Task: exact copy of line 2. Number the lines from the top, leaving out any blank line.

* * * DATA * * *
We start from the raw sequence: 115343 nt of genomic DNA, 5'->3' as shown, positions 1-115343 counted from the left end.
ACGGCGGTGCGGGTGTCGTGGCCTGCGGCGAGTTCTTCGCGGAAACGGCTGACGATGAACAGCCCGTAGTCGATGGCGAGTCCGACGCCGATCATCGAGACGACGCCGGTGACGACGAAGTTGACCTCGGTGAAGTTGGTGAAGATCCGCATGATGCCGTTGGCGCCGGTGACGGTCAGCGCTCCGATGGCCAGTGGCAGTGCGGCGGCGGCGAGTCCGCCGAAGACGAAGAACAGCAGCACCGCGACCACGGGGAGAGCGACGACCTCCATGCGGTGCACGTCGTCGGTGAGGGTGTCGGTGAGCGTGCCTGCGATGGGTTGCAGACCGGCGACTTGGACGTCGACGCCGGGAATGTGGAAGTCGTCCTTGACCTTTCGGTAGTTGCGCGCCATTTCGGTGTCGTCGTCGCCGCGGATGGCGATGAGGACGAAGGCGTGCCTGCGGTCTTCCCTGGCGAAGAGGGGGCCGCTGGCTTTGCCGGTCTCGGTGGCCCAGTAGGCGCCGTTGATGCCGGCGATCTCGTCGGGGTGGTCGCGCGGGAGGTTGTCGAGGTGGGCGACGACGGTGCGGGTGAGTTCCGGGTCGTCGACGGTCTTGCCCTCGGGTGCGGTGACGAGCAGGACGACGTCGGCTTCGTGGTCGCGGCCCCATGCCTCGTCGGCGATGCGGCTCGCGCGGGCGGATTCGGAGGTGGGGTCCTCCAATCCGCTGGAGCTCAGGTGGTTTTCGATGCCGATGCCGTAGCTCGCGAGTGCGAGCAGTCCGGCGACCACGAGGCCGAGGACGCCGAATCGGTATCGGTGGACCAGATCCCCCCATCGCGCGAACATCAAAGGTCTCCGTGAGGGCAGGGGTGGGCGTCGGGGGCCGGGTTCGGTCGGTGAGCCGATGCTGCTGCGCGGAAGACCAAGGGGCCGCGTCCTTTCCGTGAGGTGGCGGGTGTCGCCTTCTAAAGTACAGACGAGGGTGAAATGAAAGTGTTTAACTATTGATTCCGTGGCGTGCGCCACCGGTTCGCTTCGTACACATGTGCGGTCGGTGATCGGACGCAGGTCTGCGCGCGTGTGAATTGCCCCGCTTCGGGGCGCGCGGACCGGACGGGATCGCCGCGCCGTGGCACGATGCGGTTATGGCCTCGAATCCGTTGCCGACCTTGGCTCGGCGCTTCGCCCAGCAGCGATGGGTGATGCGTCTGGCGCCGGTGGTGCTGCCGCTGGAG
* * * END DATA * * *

ACGGCGGTGCGGGTGTCGTGGCCTGCGGCGAGTTCTTCGCGGAAACGGCTGACGATGAACAGCCCGTAGTCGATGGCGAGTCCGACGCCGATCATCGAGACGACGCCGGTGACGACGAAGTTGACCTCGGTGAAGTTGGTGAAGATCCGCATGATGCCGTTGGCGCCGGTGACGGTCAGCGCTCCGATGGCCAGTGGCAGTGCGGCGGCGGCGAGTCCGCCGAAGACGAAGAACAGCAGCACCGCGACCACGGGGAGAGCGACGACCTCCATGCGGTGCACGTCGTCGGTGAGGGTGTCGGTGAGCGTGCCTGCGATGGGTTGCAGACCGGCGACTTGGACGTCGACGCCGGGAATGTGGAAGTCGTCCTTGACCTTTCGGTAGTTGCGCGCCATTTCGGTGTCGTCGTCGCCGCGGATGGCGATGAGGACGAAGGCGTGCCTGCGGTCTTCCCTGGCGAAGAGGGGGCCGCTGGCTTTGCCGGTCTCGGTGGCCCAGTAGGCGCCGTTGATGCCGGCGATCTCGTCGGGGTGGTCGCGCGGGAGGTTGTCGAGGTGGGCGACGACGGTGCGGGTGAGTTCCGGGTCGTCGACGGTCTTGCCCTCGGGTGCGGTGACGAGCAGGACGACGTCGGCTTCGTGGTCGCGGCCCCATGCCTCGTCGGCGATGCGGCTCGCGCGGGCGGATTCGGAGGTGGGGTCCTCCAATCCGCTGGAGCTCAGGTGGTTTTCGATGCCGATGCCGTAGCTCGCGAGTGCGAGCAGTCCGGCGACCACGAGGCCGAGGACGCCGAATCGGTATCGGTGGACCAGATCCCCCCATCGCGCGAACATCAAAGGTCTCCGTGAGGGCAGGGGTGGGCGTCGGGGGCCGGGTTCGGTCGGTGAGCCGATGCTGCTGCGCGGAAGACCAAGGGGCCGCGTCCTTTCCGTGAGGTGGCGGGTGTCGCCTTCTAAAGTACAGACGAGGGTGAAATGAAAGTGTTTAACTATTGATTCCGTGGCGTGCGCCACCGGTTCGCTTCGTACACATGTGCGGTCGGTGATCGGACGCAGGTCTGCGCGCGTGTGAATTGCCCCGCTTCGGGGCGCGCGGACCGGACGGGATCGCCGCGCCGTGGCACGATGCGGTTATGGCCTCGAATCCGTTGCCGACCTTGGCTCGGCGCTTCGCCCAGCAGCGATGGGTGATGCGTCTGGCGCCGGTGGTGCTGCCGCTGGAG